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Business and IT sectors demand an IT infrastructure that is not only more dynamic and responsive to the rapid speed of business and IT transactions, but also less costly. Dynamism means the ability to bring forth new applications at a pace which is responsive to market demands while fostering and promoting competitive differentiation. For many organizations, managing down IT expenditures as a fraction of revenue is a top priority. To meet these industry needs IT experts resorted to virtualization technology and services. These emergent technologies represent a new IT epoch, which redefined existing notions and IT deployment systems (Wen, Tiwary & Le-Ngoc, 2013).
Network virtualization connects hardware-based connectivity services to a business system providing a wide array of IT services that have commercial and corporate value. Network virtualization enables improved application performance by dynamically increasing network asset usage while minimizing operational needs. There are various aspects of network virtualization including virtualized dual backbones, virtual service orchestration, virtualized networks, network IO virtualization, hosted network storage virtualization, service network virtualization, etc. These network virtualization systems are said to be building blocks since network virtualization as a whole is an improved way to design business networks and allocate the availed resources. These building blocks are deployed one after the other or layered to give value as per business demands.
There are many advantages of network virtualization, they range from the generation of revenue, reduced expenses and heightened customer satisfaction to list a few. For organizations and businesses that have employed network virtualization the results have been handsome and the experiences largely positive. This scenario has informed much business and IT organizations decisions to insist that network virtualization is a part of annual IT plans.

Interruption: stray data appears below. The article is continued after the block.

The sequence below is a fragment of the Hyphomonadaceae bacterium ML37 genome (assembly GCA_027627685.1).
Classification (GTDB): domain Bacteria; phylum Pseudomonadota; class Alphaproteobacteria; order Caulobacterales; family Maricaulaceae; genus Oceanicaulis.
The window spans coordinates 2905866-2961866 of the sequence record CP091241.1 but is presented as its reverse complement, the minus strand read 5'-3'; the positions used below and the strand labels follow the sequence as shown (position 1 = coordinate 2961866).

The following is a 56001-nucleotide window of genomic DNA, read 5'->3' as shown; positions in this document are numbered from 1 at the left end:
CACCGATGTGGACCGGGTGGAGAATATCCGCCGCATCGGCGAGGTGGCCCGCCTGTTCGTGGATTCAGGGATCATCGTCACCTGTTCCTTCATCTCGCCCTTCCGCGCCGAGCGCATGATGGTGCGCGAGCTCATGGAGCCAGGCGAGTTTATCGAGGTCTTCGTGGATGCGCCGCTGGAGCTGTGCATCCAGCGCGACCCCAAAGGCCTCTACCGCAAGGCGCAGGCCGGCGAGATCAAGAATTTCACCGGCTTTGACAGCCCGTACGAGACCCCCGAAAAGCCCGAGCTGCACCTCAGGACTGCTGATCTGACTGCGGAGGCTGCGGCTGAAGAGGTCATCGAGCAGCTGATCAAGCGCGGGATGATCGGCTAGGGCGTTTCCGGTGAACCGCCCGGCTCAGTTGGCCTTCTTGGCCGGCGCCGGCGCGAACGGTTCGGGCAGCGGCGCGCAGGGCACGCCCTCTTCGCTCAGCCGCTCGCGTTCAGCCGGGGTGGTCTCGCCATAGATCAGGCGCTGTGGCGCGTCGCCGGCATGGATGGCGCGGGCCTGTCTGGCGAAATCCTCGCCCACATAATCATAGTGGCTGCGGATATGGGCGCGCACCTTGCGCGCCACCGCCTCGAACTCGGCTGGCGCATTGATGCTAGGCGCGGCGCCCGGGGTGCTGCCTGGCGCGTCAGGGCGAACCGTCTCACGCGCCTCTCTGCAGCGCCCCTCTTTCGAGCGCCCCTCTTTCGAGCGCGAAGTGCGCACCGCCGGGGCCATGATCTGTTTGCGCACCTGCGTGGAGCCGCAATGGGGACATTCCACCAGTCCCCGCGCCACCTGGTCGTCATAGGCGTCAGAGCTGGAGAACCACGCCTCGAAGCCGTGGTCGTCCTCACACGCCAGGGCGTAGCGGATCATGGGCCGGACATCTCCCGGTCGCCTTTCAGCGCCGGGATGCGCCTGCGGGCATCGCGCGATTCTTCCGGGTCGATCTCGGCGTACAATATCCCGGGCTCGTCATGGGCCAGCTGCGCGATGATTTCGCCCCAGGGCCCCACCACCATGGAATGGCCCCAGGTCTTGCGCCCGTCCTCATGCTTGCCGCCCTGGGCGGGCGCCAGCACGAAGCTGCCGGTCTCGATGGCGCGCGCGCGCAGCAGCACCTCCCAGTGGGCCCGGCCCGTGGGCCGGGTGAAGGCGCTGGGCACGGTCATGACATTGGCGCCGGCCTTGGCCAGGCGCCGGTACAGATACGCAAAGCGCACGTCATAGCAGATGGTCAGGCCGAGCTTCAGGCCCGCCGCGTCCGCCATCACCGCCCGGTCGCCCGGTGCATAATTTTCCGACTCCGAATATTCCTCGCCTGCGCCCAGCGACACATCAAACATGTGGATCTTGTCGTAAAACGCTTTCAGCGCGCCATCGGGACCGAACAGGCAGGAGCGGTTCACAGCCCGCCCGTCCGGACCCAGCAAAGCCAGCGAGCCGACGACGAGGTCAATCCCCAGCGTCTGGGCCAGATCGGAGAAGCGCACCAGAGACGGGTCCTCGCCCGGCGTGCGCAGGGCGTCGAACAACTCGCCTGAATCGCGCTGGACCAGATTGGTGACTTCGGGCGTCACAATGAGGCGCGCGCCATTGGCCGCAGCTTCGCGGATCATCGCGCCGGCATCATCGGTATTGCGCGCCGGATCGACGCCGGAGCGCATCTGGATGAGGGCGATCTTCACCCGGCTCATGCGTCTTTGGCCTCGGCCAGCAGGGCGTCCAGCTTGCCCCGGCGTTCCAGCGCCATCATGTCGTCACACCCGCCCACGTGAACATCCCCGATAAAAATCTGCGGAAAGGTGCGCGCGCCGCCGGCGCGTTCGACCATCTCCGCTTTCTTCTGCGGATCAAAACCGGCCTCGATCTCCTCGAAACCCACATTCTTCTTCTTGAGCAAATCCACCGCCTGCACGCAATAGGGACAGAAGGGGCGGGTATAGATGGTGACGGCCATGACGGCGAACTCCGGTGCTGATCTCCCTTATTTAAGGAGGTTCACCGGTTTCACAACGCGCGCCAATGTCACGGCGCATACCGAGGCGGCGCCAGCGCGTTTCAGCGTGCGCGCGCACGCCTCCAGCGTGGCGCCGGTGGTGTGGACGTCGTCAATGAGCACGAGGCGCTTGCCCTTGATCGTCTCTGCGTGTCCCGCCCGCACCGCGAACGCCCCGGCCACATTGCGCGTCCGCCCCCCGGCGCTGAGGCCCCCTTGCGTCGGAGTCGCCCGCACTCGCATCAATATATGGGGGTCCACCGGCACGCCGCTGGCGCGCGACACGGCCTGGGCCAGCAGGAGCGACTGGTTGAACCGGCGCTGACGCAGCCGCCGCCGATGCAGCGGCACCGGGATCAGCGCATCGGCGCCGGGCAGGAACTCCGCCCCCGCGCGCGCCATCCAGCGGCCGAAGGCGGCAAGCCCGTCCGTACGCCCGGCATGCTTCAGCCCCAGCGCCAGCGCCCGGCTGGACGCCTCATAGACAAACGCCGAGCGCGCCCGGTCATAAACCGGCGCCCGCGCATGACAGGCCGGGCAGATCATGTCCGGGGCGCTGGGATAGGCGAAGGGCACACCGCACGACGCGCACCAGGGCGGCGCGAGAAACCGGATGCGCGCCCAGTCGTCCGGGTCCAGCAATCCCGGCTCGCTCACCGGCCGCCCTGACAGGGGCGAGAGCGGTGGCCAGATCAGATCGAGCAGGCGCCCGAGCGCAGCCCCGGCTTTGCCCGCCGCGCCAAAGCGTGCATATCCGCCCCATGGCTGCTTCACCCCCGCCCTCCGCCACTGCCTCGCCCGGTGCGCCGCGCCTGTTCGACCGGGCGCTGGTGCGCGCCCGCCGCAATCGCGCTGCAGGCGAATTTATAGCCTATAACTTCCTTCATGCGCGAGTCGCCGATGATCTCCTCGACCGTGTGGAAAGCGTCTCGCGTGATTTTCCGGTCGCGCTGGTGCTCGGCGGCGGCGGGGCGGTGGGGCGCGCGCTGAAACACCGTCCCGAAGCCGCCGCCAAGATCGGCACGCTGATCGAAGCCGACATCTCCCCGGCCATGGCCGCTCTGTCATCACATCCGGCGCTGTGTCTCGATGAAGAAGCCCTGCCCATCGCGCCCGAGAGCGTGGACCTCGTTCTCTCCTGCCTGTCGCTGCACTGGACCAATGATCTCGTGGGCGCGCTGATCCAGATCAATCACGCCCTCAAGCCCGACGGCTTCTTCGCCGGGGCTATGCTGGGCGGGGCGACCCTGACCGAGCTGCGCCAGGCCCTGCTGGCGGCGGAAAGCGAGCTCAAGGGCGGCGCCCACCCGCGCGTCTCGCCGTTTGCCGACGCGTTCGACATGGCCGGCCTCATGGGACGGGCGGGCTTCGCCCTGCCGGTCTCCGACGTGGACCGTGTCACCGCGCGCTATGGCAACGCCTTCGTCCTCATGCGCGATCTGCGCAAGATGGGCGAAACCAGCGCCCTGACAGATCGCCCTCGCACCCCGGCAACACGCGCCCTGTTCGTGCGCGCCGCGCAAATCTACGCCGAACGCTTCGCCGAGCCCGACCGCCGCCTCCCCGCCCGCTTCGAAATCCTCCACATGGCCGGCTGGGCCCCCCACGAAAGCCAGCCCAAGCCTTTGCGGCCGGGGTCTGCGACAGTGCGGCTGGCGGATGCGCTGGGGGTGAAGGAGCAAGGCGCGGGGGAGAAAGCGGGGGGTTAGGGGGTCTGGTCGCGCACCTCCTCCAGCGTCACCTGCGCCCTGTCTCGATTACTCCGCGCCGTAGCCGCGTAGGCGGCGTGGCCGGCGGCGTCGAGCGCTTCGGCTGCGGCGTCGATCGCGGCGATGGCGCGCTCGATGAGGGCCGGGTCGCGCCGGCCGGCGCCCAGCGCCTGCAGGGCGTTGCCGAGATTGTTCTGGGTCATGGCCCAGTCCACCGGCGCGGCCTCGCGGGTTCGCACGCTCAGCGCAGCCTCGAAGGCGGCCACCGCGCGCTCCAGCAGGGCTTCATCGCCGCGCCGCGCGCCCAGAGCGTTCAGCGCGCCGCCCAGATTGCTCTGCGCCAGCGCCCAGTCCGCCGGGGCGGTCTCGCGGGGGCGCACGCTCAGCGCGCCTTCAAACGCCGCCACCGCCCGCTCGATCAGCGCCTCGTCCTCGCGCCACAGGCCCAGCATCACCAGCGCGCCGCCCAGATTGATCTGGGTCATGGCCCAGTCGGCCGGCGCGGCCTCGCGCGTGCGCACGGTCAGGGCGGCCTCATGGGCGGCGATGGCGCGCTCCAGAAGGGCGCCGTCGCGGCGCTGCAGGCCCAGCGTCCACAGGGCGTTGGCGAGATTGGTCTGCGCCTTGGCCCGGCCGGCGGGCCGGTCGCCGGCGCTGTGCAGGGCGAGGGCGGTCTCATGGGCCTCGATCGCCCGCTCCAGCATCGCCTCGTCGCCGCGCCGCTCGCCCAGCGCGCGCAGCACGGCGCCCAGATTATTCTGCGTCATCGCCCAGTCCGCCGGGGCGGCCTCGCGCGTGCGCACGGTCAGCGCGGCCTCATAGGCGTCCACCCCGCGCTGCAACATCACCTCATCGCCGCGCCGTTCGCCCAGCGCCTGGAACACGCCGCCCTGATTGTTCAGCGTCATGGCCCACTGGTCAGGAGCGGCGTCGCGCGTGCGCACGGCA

Even though all of the network building blocks can be separately deployed, network service virtualization is an effective strategy to consolidate several appliances together, this move simplifies network operations while reducing acquisition cost. Network Service Virtualization (NSV) virtualizes a service like an IPS software instance or firewall module by distributing the software image around enabling it to be accessed on demand among the many varieties of applications arriving from a common hardware base (Wen, Tiwary & Le-Ngoc, 2013). NSV eliminates the need to acquire multiple devices for every time the network service is requested by using the software instance from the same physical hardware. A good example of NSV implementation is Cisco’s Application Control Engine Module. It can support over 300 individual instances of network service software imaging. NSV is the next level in the natural evolution of packaging and network service delivery.
Network security is another excellent example of this trend. To effectively defend networks and systems from attacks or to contain their consequences, dynamic threat defense technology is growing in two interdependent directions: vertical and virtualization. Network security products initially introduced to the market as one purpose appliances. These appliances have now evolved and come bundled as a combination of security functions inside one appliance. For example, firewalls are included in offers on special purpose hardware. So are VPN (Virtual Private Network), NBAD (Network-Based Anomaly Detection) IPS (Intrusion Protection System), as well as other security products (Kusnetzky, 2011).
The vertical evolution towards adaptive threat defense systems is nowadays integrating amongst others firewalls, VPNs (IPSec and SSL), IPS systems, etc., into single appliances. This consolidation allows for wider software collaboration amongst security elements, lowering acquisition costs and streamlining operations. For example, alarms arising from an IPS function scanning VPN flows could force the firewall software to intervene by changing its rules to stop this VPN flow. On top of network security software cooperation, virtualizing a network’s security software stretches its ability as well as an IT organization’s defense (Wen, Tiwary & Le-Ngoc, 2013). The importance of NSV cannot be downplayed. 1). Management interfaces become more flexible since network operators have the option to either manage many network service instances together or individual instance on their own using other management interfaces. The latter is particularly handy as network operations procedures, processes, and management interface similarity remain identical even after the network service is virtualized. 2.) The cost of management is brought down when network services delivery is taken from physical gadgets to a software (digital) image stretching its coverage without the need to add dedicated hardware for every instance a network service is requested. 3.) A network service is expanded with ease and effectively as a virtualized entity, thus improving application performance (Kusnetzky, 2011).